Posted: September 26, 2017
Kim Trinh Shamim Premji Shahinaz Damji Alysha Damji
From left to right: Kim Trinh, Shamim Damji, Shahinaz Damji and Alysha Damji

A group of friends including two GRH nurses will take a unique approach to promoting women’s health and empowerment in India.

Nurses Kim Trinh and Shamim Damji along with a local teacher, Alysha Damji will travel to India in October.

Since January, they with the support of Alysha’s mother Shahinaz have hand sewn kits containing re-usable feminine hygiene products. They’ll donate these kits to young women, while providing education on use of the products and women’s health overall.

While Kim, Shamim and Alysha have been the core team behind this project, they are grateful to dozens of others in Waterloo Region who have helped in sewing, fundraising and providing support to the venture.

Their ultimate goal is to empower young women and provide greater dignity. For Shamim, the trip also represents a special journey.

What inspired all of you to get involved with this initiative? 

Kim: All of us strongly believe in the empowerment and dignity of a young woman and what she can achieve when she is given the opportunity to do so.

There is a lack of education about menstruation and feminine hygiene, especially in developing countries. One of the ways women are discriminated against is the lack of feminine hygiene products to manage her menstrual cycle.

Without that access, women are forced to stay home, miss school, work and other opportunities. They're also forced to isolate themselves and sometimes shamed by society because it is viewed as dirty. 

One of the completed kits with re-usable feminine hygiene products, that will be handed out to women and girls in several areas in India
One of the completed kits with re-usable feminine hygiene products, that will be handed out to women and girls in several areas in India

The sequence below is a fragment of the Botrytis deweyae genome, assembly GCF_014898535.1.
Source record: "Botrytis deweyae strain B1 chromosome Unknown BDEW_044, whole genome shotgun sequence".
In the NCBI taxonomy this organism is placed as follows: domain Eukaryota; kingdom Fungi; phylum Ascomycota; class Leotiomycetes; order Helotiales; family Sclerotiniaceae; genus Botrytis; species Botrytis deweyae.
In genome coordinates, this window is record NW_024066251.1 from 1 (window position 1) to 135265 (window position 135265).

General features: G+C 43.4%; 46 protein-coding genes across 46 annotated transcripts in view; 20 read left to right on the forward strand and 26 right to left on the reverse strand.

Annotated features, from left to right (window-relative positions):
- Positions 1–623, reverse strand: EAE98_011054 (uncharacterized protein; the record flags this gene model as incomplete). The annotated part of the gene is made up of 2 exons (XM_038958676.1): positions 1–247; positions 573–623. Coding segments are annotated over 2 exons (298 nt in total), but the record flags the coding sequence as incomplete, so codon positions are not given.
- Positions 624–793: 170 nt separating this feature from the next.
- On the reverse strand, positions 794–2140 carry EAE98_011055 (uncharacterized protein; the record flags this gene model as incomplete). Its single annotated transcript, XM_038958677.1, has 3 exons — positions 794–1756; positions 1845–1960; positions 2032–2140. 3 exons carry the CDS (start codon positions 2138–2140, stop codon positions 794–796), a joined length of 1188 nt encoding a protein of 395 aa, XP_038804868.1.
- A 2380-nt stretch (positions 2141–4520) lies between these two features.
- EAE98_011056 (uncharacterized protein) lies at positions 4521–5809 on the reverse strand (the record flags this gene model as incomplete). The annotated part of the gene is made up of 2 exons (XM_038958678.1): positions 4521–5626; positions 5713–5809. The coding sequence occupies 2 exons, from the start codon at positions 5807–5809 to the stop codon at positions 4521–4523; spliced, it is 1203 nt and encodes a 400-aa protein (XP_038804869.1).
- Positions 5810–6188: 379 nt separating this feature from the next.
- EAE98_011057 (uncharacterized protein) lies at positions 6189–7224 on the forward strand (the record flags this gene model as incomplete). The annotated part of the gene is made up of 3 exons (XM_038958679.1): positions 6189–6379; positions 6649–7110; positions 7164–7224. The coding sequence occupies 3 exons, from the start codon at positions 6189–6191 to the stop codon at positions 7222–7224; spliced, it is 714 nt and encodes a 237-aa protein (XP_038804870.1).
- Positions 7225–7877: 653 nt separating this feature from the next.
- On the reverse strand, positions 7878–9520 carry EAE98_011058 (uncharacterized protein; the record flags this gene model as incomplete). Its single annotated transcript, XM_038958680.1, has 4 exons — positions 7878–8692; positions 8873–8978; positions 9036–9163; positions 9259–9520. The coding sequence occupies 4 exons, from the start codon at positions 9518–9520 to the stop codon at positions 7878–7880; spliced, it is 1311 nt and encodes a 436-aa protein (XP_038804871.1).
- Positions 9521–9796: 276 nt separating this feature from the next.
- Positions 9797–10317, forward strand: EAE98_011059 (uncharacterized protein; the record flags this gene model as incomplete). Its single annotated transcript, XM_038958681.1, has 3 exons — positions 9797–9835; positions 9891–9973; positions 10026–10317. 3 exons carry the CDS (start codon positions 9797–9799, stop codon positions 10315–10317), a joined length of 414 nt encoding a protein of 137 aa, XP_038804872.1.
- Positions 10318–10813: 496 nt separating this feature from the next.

Can you describe one of the kits?

Shamim: Each kit comes with two barrier shields that clip into their underwear, eight liners that act as feminine napkins, two Ziplock bags, two underwear, a wash cloth, soap, and a beautiful drawstring bag to carry all her belongings.

Each kit is designed to be different and unique with the various colours, to embody the principle that each girl is unique. Each kit can be hand washed, and can last for two to three years.

Education is important for not only the recipients of the kits, but also their families. How is that so?

Alysha: Education about women's health is important for both the young women, and the community to understand.

Many times, even in Canada, the topic of female and male reproduction is neglected because it is viewed a private and embarrassing topic. For example, after starting this initiative, we have been in numerous conversations with colleagues, family members and friends. We realize that the stigma exists here too.

The difference is that women in developed nations have the tools necessary where young girls do not have to miss school. This is not the case for developing nations.

The hope is that education will help break the taboo topic and help facilitate, empower and provide dignity to these young women so that no one feels shamed, different, embarrassed, or neglected.

How long does it take to create a kit?

Shamim: We have 160 kits and we will likely be working on them until we have to leave for the airport. We have been actively sewing since January, over a few hours a week.

From beginning to end, each kit takes a minimum of three hours start to finish.  So we decided to break each component down in phases, and create spaces where local volunteers can help too by hosting monthly ’sewing’ parties.

Between the four of us (Kim, Shamim, Alysha, and Shahinaz), hundreds of hours have been put into this project. We cannot wait to hand them out.

A sewing party to make the feminine hygiene kits.
The organizers held several sewing parties since the start of 2017 to produce the kits by hand. They're grateful for the support of many volunteers.
Where will you be donating them? 

Shamim: In October, we will be going to Asha Sadan Rescue Home in Mumbai, India and REACH (The Visram Foundation) in Pune, India. 

How do you think your respective careers in nursing and education have influenced your roles in this initiative? 

Alysha: Our careers inspire us to actively contribute back to our communities, and teach us that each individual has the ability to be an active participant for positive change. 

We believe that we must do our best to help uphold human dignity, equality and education. By distributing and educating young women about these kits and their cycle, we are (hopefully) giving these young women days back to school. Consequently, this will help contribute to a positive quality of life for them and their community in the future. 

Shamim: why will this trip will be special for you in particular?  

This trip is special to me because my parents adopted me from the Asha Sadan Rescue Home 27 years ago. This opportunity will allow me to go back to visit my roots and my community. I’m hopeful this visit will also inspire and empower the young people now there.